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Covid vaccine-equity and tackling climate change top Anglican leaders’ hopes for G7

Posted on: June 11, 2021 11:59 AM
US President Joe Biden met the UK Prime Minister Boris Johnson yesterday (Thursday) ahead of this weekend’s G7 summit at Carbis Bay in Cornwall.
Photo Credit: Kevin Lamarque / Reuters

Anglican leaders from G7 countries express their hopes on the issues to be addressed as world leaders gather for their summit in Cornwall.

Global access to Covid-19 vaccines and urgent action to tackle climate change are amongst the issues of concern to Anglican leaders from G7 countries, as leaders of the seven wealthiest nations gather in Cornwall, England, for their annual summit. Speaking to the Anglican Communion News Service, Anglican leaders stressed the impact of Covid-19 on indigenous communities and also raised issues of nuclear energy, the care of refugees, and the need to hear the voices of young people.

The Heads of State and Government from the Group of Seven (G7) – Canada, France, Germany, Italy, Japan, the United Kingdom and the US – are meeting this weekend (11-13 June) for their 47th summit. It is taking place at Tregenna Castle in Carbis Bay, in Cornwall.

Archbishop Linda Nicholls, Primate of the Anglican Church of Canada, said: “the most pressing concern that I trust the G7 will address is the question of vaccine equity. No one is safe until all are safe. The majority of G7 countries all have access to vaccine doses and are on their way to full vaccination. Anglicans in Canada have joined other faith leaders to advocate for wider and broader sharing of vaccines and the temporary lifting of intellectual property rights agreements so that vaccines may be produced locally in areas of most need, especially India and Africa.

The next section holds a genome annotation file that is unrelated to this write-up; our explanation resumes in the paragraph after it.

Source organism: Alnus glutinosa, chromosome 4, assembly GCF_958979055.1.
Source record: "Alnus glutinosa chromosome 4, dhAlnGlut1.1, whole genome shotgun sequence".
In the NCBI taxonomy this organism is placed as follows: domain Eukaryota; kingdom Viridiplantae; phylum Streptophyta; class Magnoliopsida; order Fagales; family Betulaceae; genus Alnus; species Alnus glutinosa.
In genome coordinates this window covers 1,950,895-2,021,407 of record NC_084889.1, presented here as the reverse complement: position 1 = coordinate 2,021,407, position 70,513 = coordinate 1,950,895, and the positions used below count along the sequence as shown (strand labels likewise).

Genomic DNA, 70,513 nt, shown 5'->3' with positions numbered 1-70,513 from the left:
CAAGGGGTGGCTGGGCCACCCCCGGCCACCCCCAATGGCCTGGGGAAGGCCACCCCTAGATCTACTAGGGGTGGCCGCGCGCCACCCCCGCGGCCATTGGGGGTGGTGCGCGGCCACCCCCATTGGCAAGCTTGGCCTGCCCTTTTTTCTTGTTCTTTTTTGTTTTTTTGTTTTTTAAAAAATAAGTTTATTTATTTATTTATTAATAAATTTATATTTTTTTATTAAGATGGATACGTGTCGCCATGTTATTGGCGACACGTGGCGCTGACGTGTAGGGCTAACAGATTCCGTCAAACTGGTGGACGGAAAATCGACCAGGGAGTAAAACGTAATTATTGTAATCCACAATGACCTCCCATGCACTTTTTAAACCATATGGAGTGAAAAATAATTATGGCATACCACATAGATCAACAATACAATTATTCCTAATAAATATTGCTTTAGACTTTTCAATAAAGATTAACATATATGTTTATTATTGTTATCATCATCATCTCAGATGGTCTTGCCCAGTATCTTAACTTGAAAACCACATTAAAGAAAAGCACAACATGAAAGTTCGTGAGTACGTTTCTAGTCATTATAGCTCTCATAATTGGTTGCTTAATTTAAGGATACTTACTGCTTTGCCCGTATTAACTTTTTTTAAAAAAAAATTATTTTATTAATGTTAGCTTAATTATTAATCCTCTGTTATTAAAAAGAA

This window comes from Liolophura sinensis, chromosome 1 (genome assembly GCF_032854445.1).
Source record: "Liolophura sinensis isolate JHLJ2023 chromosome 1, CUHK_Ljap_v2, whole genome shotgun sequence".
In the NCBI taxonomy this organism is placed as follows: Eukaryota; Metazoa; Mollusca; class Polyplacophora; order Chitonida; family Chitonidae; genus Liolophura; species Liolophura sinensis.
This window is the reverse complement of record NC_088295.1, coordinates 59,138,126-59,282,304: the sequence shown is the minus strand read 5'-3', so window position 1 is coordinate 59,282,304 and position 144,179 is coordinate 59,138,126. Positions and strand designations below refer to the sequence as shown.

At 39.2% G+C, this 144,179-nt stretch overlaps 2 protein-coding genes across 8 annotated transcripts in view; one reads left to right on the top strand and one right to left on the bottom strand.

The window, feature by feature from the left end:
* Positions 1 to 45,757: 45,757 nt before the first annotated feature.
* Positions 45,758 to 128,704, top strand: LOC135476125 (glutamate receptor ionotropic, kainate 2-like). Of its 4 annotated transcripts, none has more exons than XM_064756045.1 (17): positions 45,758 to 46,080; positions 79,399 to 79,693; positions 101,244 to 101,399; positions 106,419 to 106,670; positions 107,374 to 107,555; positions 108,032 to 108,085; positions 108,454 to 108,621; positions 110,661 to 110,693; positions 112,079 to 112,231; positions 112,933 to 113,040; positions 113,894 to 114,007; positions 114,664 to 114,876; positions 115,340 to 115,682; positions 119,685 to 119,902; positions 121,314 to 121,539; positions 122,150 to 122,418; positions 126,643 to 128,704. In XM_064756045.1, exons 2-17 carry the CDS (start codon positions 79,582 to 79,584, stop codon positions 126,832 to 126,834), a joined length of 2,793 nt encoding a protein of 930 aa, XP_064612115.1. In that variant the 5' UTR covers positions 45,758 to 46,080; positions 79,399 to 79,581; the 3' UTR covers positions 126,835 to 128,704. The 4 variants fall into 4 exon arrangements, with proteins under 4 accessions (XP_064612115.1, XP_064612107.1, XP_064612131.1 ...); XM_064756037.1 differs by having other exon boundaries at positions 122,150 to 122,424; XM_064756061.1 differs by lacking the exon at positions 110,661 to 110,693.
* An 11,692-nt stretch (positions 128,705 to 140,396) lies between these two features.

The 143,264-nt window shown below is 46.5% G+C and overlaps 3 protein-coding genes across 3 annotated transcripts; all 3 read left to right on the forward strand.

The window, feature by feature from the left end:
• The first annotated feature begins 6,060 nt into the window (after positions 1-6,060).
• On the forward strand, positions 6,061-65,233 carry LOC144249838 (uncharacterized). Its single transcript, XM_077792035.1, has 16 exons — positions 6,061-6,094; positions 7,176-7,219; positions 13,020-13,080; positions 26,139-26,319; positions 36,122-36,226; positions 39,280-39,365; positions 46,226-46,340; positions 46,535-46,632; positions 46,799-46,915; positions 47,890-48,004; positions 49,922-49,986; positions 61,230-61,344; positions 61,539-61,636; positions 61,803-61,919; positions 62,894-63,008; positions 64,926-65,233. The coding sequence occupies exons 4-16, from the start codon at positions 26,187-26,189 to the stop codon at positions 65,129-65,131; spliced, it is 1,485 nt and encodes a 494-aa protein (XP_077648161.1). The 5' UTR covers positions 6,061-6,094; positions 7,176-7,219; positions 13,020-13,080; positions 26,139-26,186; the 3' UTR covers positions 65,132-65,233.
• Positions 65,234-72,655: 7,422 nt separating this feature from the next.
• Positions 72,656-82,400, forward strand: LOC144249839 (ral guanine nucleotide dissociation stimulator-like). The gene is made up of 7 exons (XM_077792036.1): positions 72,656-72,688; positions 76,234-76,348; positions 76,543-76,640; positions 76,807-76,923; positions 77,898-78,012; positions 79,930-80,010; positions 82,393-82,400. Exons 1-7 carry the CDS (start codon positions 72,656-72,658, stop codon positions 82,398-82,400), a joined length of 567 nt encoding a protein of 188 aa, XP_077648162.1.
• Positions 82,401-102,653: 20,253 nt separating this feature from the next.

“An equally urgent area of concern is global climate change and particularly its impact on many Indigenous peoples. We need strong leadership from the G7 on climate control and commitments so that our own and other governments, particularly in Brazil, may be held accountable.

“There are, of course, other significant issues of concern including human rights abuses in the Philippines; human trafficking that requires international commitments as well as local engagement; issues in Palestine and Israel needing a just and peaceful settlement and the questions around refugees and migrant workers’ rights, safety, and treatment.

“As G7 countries see the pandemic recede, hopefully, there is need for renewed commitments in all of these areas for the sake of the common good. May it be so!”

Archbishop Luke Kenichi Muto, Primate of the Nippon Sei Ko Kai (the Anglican Communion in Japan), said: “as the G7 meets in the United Kingdom, the Anglican Church in Japan has high hopes. The Japanese government still plans to hold the Olympics in Tokyo next month, but at the same time, the programme of vaccination against Covid-19 in Japan has barely begun, leaving many people rightly worried about holding the games at such a time.

“The Covid-19 pandemic has become more widespread than most anticipated, but we hope that the G7 members will work together to provide and ensure that vaccines will be fairly distributed to people in all countries, especially those in the developing world.

“Another focus of the Japanese government is that of tackling climate change with a target of reducing carbon dioxide emissions. That means a restarting of the country’s nuclear power plants.

Since the 2011 Great East Japan Earthquake and the ensuing accident at Tokyo Electric Power Company’s Fukushima Daiichi Nuclear Power Station, however, even after 10 years many people are unable to return to their hometowns due to serious radioactive contamination. Connected to this, the government plans to release contaminated water stored in the Fukushima Daiichi Power Station into the ocean. This is not acceptable.

“We hope that the G7 will recognise that nuclear power is not by any means a ‘clean energy’, and once an accident occurs, it will damage much of God’s creation over many years. In addition, nuclear fuel can be used to produce nuclear weapons at any time, and as a church in a nation which has experienced atomic bombings in Hiroshima and Nagasaki, the Anglican Church in Japan strongly urges G7 leaders to work together to create a world without nuclear power.”